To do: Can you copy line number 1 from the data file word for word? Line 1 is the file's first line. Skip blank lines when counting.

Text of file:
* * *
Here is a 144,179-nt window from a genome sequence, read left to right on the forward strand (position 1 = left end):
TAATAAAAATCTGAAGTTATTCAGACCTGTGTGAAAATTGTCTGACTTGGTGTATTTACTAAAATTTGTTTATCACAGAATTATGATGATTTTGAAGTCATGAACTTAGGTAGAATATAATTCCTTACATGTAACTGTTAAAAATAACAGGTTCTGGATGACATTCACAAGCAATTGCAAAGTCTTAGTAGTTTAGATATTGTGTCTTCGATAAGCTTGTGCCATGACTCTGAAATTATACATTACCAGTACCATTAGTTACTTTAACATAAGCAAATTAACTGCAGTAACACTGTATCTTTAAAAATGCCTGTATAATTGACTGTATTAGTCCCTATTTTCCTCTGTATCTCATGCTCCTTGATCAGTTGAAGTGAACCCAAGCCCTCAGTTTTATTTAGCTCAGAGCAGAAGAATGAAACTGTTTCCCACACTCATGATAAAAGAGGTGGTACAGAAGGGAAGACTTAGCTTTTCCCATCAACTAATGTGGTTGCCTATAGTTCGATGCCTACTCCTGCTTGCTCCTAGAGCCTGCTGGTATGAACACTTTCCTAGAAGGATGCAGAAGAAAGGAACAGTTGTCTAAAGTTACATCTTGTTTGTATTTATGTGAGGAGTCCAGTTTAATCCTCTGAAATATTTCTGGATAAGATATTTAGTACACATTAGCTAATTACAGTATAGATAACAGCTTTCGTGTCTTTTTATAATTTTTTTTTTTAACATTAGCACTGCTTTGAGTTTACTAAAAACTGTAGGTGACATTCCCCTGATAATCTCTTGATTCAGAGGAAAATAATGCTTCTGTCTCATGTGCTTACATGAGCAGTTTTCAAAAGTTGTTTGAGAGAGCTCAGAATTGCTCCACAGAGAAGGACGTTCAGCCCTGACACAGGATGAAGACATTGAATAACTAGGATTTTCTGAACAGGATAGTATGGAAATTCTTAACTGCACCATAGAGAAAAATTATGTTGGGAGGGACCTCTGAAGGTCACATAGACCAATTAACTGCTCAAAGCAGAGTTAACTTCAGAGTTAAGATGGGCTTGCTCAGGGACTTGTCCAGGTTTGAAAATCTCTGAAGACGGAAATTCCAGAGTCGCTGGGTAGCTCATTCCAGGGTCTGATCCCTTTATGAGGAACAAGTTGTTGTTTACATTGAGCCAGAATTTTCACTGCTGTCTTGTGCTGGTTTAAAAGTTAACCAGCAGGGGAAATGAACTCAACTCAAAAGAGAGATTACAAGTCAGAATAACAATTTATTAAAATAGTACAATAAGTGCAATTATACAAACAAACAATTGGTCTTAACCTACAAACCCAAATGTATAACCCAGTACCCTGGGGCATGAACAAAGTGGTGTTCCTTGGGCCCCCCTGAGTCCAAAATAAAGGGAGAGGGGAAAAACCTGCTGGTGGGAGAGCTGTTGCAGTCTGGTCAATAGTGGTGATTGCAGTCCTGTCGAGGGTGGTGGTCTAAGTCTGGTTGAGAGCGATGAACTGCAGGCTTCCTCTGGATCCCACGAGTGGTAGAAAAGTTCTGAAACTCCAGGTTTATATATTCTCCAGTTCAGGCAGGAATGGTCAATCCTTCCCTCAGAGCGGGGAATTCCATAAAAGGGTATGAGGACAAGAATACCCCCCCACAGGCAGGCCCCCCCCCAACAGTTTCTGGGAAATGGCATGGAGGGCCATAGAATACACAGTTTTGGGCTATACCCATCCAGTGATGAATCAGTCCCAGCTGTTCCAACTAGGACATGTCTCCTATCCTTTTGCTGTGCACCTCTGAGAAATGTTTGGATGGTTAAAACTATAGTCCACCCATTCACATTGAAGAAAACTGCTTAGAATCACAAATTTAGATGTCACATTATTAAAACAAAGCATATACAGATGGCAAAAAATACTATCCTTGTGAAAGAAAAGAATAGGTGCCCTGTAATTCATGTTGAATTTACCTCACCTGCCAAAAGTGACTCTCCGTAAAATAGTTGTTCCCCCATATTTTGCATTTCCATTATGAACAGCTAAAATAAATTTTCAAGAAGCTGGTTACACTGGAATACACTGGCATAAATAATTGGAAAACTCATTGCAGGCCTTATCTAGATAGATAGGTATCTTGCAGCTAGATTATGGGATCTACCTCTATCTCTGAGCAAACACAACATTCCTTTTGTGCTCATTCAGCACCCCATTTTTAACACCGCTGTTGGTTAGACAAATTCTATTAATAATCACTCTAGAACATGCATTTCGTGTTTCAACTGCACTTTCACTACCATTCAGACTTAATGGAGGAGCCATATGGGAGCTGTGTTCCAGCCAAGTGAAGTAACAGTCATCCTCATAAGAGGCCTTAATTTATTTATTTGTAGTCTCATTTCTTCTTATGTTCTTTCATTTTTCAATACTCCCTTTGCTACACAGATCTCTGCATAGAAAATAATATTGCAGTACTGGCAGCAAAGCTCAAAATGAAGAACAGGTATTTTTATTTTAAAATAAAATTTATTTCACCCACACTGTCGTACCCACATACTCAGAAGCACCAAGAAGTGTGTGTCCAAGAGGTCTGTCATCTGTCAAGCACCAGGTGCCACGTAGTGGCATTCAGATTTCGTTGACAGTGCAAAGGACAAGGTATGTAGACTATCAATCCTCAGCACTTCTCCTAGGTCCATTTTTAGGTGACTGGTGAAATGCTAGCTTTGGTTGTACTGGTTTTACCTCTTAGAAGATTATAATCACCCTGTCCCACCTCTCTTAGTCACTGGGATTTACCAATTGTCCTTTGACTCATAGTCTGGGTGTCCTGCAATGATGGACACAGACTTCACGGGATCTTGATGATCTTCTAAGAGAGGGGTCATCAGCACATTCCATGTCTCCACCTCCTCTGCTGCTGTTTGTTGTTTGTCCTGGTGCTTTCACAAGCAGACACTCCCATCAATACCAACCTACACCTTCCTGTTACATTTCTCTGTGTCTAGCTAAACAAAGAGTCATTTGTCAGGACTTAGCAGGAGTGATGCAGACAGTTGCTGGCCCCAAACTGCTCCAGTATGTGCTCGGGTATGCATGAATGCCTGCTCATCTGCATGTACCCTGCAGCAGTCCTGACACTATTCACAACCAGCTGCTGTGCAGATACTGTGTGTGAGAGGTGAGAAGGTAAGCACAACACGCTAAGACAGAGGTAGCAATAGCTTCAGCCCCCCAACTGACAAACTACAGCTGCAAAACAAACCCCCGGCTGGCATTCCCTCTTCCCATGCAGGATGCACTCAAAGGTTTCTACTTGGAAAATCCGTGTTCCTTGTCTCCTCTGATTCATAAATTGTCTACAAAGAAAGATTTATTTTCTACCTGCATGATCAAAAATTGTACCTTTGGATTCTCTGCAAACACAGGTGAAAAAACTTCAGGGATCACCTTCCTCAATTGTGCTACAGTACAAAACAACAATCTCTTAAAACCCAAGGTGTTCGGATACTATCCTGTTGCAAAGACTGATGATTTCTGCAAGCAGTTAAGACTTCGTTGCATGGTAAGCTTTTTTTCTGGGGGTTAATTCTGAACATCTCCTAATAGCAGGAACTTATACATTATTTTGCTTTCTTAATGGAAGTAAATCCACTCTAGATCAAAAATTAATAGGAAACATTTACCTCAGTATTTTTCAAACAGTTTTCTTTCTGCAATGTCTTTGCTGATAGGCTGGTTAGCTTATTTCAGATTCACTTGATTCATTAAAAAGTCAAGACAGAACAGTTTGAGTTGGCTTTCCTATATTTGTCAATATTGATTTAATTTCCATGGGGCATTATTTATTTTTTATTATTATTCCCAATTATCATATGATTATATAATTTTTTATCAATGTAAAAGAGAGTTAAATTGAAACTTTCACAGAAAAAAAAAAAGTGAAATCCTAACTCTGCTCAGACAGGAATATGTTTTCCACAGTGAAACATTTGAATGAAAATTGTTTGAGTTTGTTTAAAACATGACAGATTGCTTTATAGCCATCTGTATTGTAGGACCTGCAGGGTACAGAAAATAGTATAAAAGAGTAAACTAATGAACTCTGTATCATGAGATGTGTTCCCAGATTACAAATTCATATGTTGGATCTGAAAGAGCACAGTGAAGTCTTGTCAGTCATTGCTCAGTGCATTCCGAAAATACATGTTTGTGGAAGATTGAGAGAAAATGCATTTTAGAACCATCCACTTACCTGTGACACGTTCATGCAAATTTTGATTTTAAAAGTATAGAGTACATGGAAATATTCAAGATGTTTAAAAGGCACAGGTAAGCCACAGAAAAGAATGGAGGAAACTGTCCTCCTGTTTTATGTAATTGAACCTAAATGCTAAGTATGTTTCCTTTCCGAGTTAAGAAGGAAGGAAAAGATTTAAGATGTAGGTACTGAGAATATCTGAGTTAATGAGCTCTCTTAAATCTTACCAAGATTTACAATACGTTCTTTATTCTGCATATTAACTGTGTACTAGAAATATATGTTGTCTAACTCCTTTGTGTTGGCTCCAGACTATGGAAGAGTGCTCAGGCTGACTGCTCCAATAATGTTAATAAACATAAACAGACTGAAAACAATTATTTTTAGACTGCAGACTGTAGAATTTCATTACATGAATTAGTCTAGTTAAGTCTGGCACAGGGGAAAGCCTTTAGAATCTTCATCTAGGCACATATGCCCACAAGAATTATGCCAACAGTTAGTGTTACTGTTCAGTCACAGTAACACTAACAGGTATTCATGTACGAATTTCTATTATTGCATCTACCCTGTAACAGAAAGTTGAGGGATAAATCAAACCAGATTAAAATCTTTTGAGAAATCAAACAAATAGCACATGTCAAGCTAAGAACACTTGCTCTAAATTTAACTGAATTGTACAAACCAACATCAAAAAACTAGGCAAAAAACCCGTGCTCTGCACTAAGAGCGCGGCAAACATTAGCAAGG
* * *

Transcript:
Here is a 144,179-nt window from a genome sequence, read left to right on the forward strand (position 1 = left end):